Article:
$100,000 – East Bay Community Law Center

To provide legal services in support of grassroots efforts to prevent the displacement of low-income persons of color from East Bay communities.

$75,000 – ACCE Institute

To expand racial and economic inclusion and opportunity across the Bay Area by lifting up resident voice on key issues addressing displacement of minority and low income people.

$75,000 – East Bay Housing Organizations

To advocate for increased affordable housing opportunities and revenue through community education and outreach.

$75,000 – San Francisco Interfaith Council

To support convening and stakeholder engagement on anti-displacement and housing affordability in San Francisco.

$70,000 – Philanthropic Ventures Foundation

To raise awareness about the housing crisis in Alameda County and encourage the development of a countywide housing bond.

$30,000 – Faith in Action Bay Area

To support resident engagement around the issues of tenant protections needed to lessen the displacement of low-income and persons of color from the Bay Area.

$15,000 – Monument Impact

To support ongoing program needs and core operating activities of a community anchor in the

Monument Corridor neighborhood of East Concord.

 

POWER

$450,000 – California Calls

To increase the capacity of key Bay Area organizations to enhance voter engagement and the civic participation of Bay Area communities of color with a particular focus on African-American communities.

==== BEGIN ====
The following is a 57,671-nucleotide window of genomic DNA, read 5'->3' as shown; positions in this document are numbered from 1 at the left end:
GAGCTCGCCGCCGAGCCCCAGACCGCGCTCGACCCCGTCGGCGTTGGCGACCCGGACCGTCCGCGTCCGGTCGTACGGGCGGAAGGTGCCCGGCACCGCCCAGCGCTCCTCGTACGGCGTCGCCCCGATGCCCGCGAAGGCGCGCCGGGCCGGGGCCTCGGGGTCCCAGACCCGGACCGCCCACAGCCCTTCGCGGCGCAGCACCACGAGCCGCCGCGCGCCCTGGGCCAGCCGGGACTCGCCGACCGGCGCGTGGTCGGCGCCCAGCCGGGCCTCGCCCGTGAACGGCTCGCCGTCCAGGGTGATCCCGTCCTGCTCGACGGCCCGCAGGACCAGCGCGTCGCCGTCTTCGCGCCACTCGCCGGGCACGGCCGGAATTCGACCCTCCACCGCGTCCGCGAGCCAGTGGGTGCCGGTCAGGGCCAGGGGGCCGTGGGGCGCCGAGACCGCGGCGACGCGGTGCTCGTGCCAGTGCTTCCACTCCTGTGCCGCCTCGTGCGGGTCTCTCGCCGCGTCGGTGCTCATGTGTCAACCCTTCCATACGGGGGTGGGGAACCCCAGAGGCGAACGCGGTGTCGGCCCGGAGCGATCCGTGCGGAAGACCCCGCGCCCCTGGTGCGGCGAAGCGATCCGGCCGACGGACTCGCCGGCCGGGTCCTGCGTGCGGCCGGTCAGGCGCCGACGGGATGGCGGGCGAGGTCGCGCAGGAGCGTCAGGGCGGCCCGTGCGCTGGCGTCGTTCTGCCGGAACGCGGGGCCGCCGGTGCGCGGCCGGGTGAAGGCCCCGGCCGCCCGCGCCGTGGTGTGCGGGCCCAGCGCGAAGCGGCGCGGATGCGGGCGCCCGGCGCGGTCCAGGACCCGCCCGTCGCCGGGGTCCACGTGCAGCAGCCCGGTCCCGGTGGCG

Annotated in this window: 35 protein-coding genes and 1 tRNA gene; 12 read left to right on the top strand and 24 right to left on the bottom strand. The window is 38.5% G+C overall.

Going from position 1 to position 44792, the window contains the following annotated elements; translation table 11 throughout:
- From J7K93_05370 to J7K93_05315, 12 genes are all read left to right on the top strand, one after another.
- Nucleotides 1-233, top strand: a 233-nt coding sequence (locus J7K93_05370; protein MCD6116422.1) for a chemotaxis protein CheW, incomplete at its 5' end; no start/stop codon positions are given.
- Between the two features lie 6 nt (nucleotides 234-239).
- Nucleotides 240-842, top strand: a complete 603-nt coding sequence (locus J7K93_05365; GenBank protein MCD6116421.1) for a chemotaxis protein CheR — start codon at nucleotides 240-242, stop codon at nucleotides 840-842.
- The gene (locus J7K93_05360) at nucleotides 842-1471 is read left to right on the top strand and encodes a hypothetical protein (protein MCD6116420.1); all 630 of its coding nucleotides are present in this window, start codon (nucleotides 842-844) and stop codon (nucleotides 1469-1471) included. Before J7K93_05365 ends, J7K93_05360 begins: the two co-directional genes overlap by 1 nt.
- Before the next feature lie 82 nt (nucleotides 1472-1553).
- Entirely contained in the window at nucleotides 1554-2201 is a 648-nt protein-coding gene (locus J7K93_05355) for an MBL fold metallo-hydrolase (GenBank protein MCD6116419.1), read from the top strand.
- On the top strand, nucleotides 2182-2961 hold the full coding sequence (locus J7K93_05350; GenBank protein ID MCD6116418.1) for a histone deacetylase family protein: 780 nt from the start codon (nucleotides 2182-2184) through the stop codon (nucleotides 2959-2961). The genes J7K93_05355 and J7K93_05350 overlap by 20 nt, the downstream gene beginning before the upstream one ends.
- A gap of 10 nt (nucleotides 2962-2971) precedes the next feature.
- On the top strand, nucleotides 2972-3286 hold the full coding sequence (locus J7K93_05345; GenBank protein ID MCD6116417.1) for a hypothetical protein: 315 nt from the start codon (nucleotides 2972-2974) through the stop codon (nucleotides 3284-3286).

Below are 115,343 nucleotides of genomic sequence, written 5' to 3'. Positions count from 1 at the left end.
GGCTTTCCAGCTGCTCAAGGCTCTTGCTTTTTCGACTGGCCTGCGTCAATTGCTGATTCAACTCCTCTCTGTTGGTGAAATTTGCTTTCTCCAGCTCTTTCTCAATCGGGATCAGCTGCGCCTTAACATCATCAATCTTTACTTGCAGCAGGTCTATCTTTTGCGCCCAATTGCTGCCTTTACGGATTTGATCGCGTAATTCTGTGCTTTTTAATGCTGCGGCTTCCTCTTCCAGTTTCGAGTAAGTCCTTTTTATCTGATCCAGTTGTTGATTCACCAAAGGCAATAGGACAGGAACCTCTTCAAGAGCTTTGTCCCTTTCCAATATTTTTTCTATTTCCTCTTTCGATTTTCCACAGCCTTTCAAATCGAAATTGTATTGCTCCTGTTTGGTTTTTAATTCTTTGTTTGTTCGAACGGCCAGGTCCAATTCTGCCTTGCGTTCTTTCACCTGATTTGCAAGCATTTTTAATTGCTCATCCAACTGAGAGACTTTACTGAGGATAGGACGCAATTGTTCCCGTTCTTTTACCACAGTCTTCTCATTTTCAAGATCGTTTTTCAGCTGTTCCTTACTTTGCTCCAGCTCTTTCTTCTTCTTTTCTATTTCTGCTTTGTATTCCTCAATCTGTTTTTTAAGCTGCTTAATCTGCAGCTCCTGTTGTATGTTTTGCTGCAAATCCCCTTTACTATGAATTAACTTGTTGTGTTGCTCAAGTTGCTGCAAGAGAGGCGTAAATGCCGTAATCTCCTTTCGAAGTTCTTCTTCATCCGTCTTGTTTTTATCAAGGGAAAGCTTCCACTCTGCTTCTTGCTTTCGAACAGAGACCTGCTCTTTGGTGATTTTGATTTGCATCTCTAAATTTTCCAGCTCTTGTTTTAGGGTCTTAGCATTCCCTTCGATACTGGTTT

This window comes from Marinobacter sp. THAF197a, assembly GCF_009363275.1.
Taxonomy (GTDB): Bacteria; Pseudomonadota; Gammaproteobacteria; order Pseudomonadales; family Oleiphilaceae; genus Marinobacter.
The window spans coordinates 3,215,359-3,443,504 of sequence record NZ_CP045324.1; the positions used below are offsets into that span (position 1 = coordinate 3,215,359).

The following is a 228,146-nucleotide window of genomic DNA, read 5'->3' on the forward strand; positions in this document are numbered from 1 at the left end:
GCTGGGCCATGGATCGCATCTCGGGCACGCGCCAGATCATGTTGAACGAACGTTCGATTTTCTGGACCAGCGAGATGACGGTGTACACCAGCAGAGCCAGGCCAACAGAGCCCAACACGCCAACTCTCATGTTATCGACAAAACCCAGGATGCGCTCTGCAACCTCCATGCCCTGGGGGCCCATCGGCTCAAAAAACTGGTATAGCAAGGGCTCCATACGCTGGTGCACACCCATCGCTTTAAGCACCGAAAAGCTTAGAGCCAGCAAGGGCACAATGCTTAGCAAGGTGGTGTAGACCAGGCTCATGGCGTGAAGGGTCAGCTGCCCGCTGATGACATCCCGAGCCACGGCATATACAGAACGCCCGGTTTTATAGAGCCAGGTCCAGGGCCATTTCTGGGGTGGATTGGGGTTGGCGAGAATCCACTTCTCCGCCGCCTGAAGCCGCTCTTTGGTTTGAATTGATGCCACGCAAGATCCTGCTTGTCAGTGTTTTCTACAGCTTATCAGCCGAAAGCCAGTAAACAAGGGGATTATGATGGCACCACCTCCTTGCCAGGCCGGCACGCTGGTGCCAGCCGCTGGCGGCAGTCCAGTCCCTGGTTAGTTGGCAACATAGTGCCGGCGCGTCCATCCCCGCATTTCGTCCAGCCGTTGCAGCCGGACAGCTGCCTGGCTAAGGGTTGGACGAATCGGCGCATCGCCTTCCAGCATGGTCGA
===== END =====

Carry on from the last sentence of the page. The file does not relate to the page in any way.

$300,000 – Bay Area Rising

To strengthen and expand the civic engagement infrastructure at a regional scale to build the political power of low-income communities of color through integrated voter engagement, organizing, and movement building strategies.

$225,000 – Mobilize the Immigrant Vote

To advance racial justice and promote equity by building the voting power, leadership, and organizing capacity of low-income immigrant and refugee new Americans in the Bay Area and across California.

$100,000 – East Bay Asian Youth Center

To support the E. 14th Street Congress of Neighborhoods Project, a collaborative effort of neighborhood-based resident organizations in East Oakland, to address development and displacement, and increase the organized voice, power, and influence of low-income communities of color.

$10,000 – RYSE Youth Center 

To promote the creation of a ballot measure for the establishment of a Richmond Fund for Children and Youth.

 

ALL

$200,000 – USC Program for Environmental and Regional Equity (PERE) 

To support the production of a regional equity data infrastructure for the Bay Area that will support equity advocacy campaigns.

$125,000 – KQED, Inc.

To support coverage of racial and economic inequities in the San Francisco Bay Area.

$50,000 – Bay Area Black United Fund

To support a data scoping project for TSFF’s Regional Equity Agenda.


Click on the images below to read stories of People, Place, and Power

Michael, REDF

Suguey, Mobilize the Immigrant Vote
2016July_PPPStories_Final_AmieNPH
Amie, Non-Profit Housing Association of Northern California

 

About the San Francisco Foundation
With more than $1.3 billion in assets, the San Francisco Foundation is one of the largest community foundations in the country.  The foundation is committed to expanding opportunity and ensuring a more equitable future for all in the Bay Area, and working with its donors, it distributed nearly $100 million a year to nonprofit organizations last year. The San Francisco Foundation serves San Francisco, Alameda, Contra Costa, Marin, and San Mateo Counties.